Ashe, King propel tennis to new levels of awareness and popularity
In 1968, amateurs and pros unified, boosting tennis into a new, unequivocal frontier. Joel Drucker looks back at the first decade of Open era tennis, from the "Love Double" to the "Battle of the sexes."
1. Open at last
For decades, tennis had been a sport divided into two realms. There was the prevailing amateur world, where players competed at Roland Garros, Wimbledon, Forest Hills and other disparate tournaments at the whim of organizers who would provide under-the-table payments and other nefarious forms of compensation. Then there were the pros, who earned legitimate money but were banned from all these prestigious events. The movement to make tennis an Open sport had been going on for decades, but not until the spring of 1968 did it finally happen. Though it would take some time to sort out the nuances, tennis had at last entered the modern era of sport -- and soon enough, television coverage and the ascent of America's fitness craze would trigger the tennis boom.
2. Women's lob
Though many of the powers that be felt there was no market for women's tennis -- including the likes of promoter Jack Kramer and players such as Arthur Ashe -- Billie Jean King, World Tennis magazine publisher Gladys Heldman and a troupe of ardent players believed otherwise. As fate had it, 1970 marked the last year cigarette companies could advertise on television. Heldman, a good friend of tennis-loving Philip Morris CEO Joe Cullman, convinced Cullman it would be a fine idea to have his Virginia Slims brand -- then trumpeting the phrase "You've Come a Long Way, Baby" at upwardly mobile women -- use that leftover money to sponsor a fledgling circuit. With King as the star and Heldman as the operator, they were off to the races. The rapid ascent of the Virginia Slims tour didn't just propel the women's game; it boosted the entire sport.
3. New kids on the block
One was the girl next door, the other a cantankerous kid born in East St. Louis, Ill. Chris Evert and Jimmy Connors would become the icons of the tennis boom. Evert's run to the semis of the 1971 U.S. Open made her the quintessential ingenue. She would rapidly turn into a leading lady, showcasing exceptional poise and sportsmanship. Connors burst on the scene as the man you loved to hate -- a highly driven competitor who turned the sport's acoustic garden party into an electric jungle. It was only fitting that, for a time, they were romantically involved. The Evert-Connors 1974 "Love Double" win at Wimbledon is one of the more unique achievements in the history of sports. But long after breaking up, Evert and Connors would remain joined at the hip as two prodigies who ushered in new levels of popularity -- and success.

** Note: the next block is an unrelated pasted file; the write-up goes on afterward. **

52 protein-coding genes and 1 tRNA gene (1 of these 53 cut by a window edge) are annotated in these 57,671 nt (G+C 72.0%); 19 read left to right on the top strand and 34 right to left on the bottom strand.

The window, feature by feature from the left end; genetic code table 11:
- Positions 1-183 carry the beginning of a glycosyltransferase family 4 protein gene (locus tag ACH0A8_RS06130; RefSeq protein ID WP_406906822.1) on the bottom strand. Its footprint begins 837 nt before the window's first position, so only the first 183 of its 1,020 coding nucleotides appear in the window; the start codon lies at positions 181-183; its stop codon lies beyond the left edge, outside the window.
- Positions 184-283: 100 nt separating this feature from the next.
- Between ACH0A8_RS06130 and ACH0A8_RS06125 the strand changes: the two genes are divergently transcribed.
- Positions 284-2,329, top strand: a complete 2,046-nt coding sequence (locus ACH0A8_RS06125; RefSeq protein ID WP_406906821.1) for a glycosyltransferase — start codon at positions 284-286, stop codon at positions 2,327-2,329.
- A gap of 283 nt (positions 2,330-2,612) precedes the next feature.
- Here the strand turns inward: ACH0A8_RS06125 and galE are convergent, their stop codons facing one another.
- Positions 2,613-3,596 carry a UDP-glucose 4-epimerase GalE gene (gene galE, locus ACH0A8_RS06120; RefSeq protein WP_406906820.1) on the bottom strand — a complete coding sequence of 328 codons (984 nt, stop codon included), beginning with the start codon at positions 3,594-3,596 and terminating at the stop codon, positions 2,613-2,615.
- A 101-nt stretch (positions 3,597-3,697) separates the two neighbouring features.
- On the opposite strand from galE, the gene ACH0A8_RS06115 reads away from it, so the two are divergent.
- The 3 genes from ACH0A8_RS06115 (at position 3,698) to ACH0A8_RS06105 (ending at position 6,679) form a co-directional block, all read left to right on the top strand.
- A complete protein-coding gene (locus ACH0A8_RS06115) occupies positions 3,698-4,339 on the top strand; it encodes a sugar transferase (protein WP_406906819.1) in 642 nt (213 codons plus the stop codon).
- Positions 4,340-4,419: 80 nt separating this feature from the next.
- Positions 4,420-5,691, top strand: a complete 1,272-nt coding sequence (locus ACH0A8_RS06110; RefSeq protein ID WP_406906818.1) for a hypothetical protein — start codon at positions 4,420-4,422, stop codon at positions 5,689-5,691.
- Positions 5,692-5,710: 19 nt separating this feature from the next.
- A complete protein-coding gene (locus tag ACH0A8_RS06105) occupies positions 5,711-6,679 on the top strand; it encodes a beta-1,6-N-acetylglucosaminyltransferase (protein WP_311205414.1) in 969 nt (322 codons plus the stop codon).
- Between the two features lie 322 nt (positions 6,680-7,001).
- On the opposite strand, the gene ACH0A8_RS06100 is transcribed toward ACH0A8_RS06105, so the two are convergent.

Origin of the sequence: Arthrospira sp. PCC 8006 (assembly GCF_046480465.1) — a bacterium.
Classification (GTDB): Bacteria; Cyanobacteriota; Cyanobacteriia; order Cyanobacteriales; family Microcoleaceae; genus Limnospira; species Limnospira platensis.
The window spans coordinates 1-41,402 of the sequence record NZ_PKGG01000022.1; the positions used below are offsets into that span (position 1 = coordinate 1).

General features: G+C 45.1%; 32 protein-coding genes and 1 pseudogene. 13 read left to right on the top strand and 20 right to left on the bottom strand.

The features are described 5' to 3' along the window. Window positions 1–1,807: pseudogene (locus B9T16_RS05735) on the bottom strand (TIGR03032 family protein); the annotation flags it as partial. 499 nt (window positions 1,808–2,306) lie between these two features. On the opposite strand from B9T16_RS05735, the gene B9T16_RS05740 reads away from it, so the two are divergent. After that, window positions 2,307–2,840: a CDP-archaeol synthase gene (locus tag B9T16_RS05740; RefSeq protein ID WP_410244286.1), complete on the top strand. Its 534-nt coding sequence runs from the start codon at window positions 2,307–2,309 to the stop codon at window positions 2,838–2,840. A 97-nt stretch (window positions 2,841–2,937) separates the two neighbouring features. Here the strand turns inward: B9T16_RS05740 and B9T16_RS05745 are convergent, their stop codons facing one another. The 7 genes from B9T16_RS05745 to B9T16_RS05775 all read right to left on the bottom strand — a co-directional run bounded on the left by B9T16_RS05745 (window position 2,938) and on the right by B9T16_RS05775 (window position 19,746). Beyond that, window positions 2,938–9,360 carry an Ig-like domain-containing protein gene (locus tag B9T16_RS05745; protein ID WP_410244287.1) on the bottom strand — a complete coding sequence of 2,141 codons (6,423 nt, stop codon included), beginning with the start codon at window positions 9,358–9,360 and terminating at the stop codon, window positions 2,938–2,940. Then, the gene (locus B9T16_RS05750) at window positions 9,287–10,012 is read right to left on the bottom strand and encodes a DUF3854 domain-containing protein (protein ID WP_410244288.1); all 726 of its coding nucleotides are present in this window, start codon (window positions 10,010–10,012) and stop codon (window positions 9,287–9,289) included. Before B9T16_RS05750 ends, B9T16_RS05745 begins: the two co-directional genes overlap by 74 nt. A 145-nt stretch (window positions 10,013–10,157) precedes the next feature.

40 years of the Open era
Since 1968, tennis has truly been open -- to pros and amateurs alike. In our weeklong series, we take a look at the key moments in each of the four decades of the Open era.Monday
• Ford: The era changed tennis
• Bodo: The key figures
• Drucker: Key moments, 1968-77
• Watch: Bud on 1968-77 Wednesday
• Drucker: Key moments, 1978-87
• Watch: Debating 1978-87
• Drucker: Key moments, 1988-97
• Watch: Debating 1988-97
• Drucker: Key moments, 1998-today
• Watch: Debating 1998-today
• The Open Book gallery
• Bodo: Forgotten moments
4. Speak softly and carry a big stick
Howard Head had already made a name for himself as the creator of a new brand of skis and, subsequently, a family of fine tennis rackets. But as he studied tennis, he figured that one way people could better enjoy the game was if they had an easier time hitting the ball. So why not make a bigger hitting zone? Introduced in 1976, the Prince Classic's green throat and 110-square-inch head at first seemed ridiculous, particularly when compared to the 65-inch standard. But the joke was on its many victims. Rapidly the Prince caught on with players of all levels, triggering new approaches to racket development and, as Head had envisioned, indeed making the game more accessible to far more aspiring players.
5. A fitting start
African-American Arthur Ashe had penetrated the lily-white sport with grace, understatement and, most of all, a superb tennis game. It was only fitting that his racket would speak exceptionally loudly in the summer of 1968 -- when he peaked at the very first U.S. Open. Ashe would later call it "a year when you could hardly breathe." But on the court he was the one suffocating opponents with his slashing backhand and powerful serve. The U.S. Open then was played at the West Side Tennis Club in Forest Hills, a club that had once denied membership to Ralph Bunche, an African-American Nobel laureate. In becoming the first African-American man to win a Grand Slam singles title, Ashe clearly showed that tennis was headed in new directions.